Leffen breaks through for first Smash Bros. Melee Evo championship

After several years of climbing near the top, Team SoloMid’s William “Leffen” Hjelte finally notched his first Evo title, knocking of defending champ Adam “Armada” Lindgren in the final. Caitlin O'Hara for ESPN

As the sun rose over Las Vegas for the final day of competition in Evo 2018, only eight players remained in contention for the most prestigious trophy in Super Smash Bros. Melee. Of those, there was only one who could take home the gold and outclass every opponent for a long-deserved victory.

That man was Team SoloMid's William "Leffen" Hjelte.

Kicking things off was Leffen's first and most imposing matchup of the day against Team Liquid's Juan "Hungrybox" Debiedma, who is the only player to hold a winning record against Leffen on the year. The first game of the set, played on Fountain of Dreams, looked all too familiar for Leffen fans, as Hungrybox took only 18 percent damage while knocking three stocks from Leffen to win Game 1. It looked like it could be curtains for Leffen's winners bracket run; instead, it was the last and only game Leffen lost all tournament.

Starting in Game 2 against Hungrybox on Pokemon Stadium, Leffen's play ramped up and lasted throughout the remainder of top-8. After narrowly winning Game 2, Leffen came alive in Game 3 on Battlefield, taking the first two stocks in just over a minute-and-a-half. Hungrybox's play was marked by an uncharacteristic lack of discipline and patience, and he gave up the set to a breezy three-stock by Leffen.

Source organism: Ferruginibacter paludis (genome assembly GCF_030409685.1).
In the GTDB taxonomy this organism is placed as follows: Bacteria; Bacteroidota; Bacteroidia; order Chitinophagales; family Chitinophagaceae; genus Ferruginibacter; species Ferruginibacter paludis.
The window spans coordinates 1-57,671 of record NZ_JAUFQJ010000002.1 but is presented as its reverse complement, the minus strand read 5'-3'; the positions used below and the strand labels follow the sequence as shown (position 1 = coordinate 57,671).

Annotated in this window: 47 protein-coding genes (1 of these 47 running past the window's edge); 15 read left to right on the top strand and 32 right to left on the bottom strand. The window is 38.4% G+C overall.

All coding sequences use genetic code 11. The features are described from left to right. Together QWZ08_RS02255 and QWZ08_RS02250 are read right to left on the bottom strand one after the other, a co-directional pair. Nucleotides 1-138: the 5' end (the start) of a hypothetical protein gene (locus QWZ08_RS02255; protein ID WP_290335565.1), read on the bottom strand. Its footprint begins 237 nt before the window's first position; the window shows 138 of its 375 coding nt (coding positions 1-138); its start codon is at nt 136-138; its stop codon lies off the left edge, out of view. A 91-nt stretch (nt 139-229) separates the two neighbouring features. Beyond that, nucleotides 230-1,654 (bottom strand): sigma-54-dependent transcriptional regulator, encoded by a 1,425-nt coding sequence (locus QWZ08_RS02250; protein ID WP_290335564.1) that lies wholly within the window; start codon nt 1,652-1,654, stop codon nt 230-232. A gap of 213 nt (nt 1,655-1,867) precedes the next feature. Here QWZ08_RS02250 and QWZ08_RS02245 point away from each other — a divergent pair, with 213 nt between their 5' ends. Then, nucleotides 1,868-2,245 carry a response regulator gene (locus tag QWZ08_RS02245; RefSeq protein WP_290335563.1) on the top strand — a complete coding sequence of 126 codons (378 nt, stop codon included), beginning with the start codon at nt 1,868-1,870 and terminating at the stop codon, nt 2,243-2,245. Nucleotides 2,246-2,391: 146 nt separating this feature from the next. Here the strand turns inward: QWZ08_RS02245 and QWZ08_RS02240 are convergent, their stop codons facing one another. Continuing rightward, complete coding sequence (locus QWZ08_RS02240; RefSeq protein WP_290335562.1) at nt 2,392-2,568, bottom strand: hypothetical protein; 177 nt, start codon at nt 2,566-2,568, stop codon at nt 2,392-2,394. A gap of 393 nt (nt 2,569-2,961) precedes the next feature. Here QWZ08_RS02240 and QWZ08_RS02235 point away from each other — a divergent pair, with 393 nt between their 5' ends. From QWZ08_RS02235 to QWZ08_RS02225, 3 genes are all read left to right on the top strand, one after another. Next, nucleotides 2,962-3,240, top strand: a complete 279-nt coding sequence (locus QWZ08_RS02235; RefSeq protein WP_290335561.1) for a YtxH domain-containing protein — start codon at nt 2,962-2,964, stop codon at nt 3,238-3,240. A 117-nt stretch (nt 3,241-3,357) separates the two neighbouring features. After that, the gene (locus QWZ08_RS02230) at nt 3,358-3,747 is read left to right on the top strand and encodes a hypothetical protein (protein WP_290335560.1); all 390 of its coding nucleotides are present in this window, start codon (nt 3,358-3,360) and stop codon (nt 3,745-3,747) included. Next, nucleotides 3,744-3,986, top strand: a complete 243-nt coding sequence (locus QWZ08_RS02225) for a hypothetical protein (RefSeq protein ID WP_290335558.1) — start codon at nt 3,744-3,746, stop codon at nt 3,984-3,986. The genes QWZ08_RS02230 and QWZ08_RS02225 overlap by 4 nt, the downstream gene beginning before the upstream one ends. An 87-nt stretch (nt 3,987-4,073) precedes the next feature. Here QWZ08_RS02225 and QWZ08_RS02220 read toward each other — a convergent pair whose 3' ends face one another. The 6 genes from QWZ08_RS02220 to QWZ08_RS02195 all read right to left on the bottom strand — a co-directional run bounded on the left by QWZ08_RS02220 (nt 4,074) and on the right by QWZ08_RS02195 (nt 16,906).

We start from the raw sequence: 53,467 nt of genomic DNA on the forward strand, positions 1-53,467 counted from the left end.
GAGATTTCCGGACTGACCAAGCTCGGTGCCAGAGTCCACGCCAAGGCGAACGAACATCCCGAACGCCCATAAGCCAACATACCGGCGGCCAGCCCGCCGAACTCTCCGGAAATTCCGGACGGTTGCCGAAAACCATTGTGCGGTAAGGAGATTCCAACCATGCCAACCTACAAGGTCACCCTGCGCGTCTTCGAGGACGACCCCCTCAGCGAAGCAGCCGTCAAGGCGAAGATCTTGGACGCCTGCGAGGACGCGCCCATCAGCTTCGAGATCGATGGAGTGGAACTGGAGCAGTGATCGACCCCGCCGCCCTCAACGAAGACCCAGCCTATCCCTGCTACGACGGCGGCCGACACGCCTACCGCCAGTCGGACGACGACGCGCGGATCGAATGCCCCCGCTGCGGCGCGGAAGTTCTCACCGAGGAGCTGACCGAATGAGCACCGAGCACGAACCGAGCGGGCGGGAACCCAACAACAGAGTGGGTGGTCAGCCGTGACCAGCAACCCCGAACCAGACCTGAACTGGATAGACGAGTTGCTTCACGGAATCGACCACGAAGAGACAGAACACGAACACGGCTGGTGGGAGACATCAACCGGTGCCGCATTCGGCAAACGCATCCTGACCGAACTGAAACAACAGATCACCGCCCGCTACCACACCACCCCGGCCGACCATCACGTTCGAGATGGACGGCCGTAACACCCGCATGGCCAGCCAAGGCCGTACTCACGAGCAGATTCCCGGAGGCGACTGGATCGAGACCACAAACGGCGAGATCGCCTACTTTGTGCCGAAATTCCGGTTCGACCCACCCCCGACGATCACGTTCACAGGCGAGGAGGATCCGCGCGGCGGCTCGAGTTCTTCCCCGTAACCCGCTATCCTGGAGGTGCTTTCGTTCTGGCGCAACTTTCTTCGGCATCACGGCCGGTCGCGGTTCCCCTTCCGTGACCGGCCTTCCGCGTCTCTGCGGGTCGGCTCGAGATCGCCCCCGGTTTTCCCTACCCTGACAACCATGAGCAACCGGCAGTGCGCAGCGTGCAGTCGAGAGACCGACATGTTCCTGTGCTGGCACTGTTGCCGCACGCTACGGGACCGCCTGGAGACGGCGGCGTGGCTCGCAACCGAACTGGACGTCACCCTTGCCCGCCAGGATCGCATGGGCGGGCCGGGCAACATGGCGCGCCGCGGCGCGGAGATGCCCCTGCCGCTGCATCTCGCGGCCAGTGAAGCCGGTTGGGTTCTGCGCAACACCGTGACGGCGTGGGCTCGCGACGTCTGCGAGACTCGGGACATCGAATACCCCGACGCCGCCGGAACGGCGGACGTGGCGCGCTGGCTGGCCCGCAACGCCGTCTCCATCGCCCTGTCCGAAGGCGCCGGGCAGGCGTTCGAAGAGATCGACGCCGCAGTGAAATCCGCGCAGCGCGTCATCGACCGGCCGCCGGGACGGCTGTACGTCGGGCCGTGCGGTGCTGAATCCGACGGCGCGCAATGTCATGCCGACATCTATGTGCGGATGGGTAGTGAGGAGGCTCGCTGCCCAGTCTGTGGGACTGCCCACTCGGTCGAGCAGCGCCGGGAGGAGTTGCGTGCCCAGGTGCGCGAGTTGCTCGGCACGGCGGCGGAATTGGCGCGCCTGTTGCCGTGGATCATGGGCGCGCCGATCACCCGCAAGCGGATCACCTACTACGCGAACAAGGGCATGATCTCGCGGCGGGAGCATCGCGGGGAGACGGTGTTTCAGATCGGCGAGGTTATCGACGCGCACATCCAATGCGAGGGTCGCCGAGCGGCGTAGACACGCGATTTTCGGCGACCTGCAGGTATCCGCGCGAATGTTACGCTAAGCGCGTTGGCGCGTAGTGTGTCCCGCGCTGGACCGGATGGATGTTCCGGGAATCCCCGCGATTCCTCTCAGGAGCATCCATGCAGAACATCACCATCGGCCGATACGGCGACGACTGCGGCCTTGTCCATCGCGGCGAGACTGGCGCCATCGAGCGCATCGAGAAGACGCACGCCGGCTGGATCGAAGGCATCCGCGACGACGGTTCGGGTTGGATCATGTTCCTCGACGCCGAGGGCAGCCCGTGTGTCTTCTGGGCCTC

Next up was winner's finals against Panda Global's Justin "Plup" McGrath, coming off a 2-0 victory over Cloud9's Joseph "Mang0" Marquez. Despite the break since his last set, Leffen didn't look iced at all, moving faster than ever. Even Plup, known for his unique speed on Sheik, was unable to keep up, and his early self-destruct in Game 1 on Yoshi's Story set the tone. Plup countered with a Battlefield pick in Game 2, and while he was able to briefly slow down Leffen with tech chases, he wasn't consistent enough to clutch it out. Winners finals meant best-of-five, giving Plup one more chance to take it, but he looked deflated, and met a painful end when Leffen narrowly beat him to the ledge twice in a row, taking his final two stocks at low percent.

Leffen's final challenge was fellow Swede Adam "Armada" Lindgren, playing under the Alliance banner. Armada had made it through a desperate losers run, falling early in bracket before going on to echo Leffen's wins over Hungrybox and Plup, with Mang0 thrown in for good measure. However, Leffen was on another level on Sunday. Armada's Fox was fast as ever, but Leffen's was at mach speed, landing huge punishes off of neutral wins. Down 0-2, Armada took the risk of switching to Peach, a character he rarely dares to play against Leffen due to the latter's skill in the matchup. Taking Leffen to Final Destination, Armada managed to get the first stock with a chaingrab, but Leffen quickly retook the lead and never looked back, landing an up-throw to up-air combo to take his first Evo championship 3-0 from winners side.

This victory has been a long time coming for Leffen, whose goal has long been nothing less than becoming the world's best Melee player. He was certainly that on Sunday, tearing through the best players in the world in one of the quickest top-8's in recent memory. A player like Leffen, however, won't ever be satisfied with the one trophy, and you can expect to see him pushing himself even harder as August's packed Melee schedule continues.

-- Brendan Hickey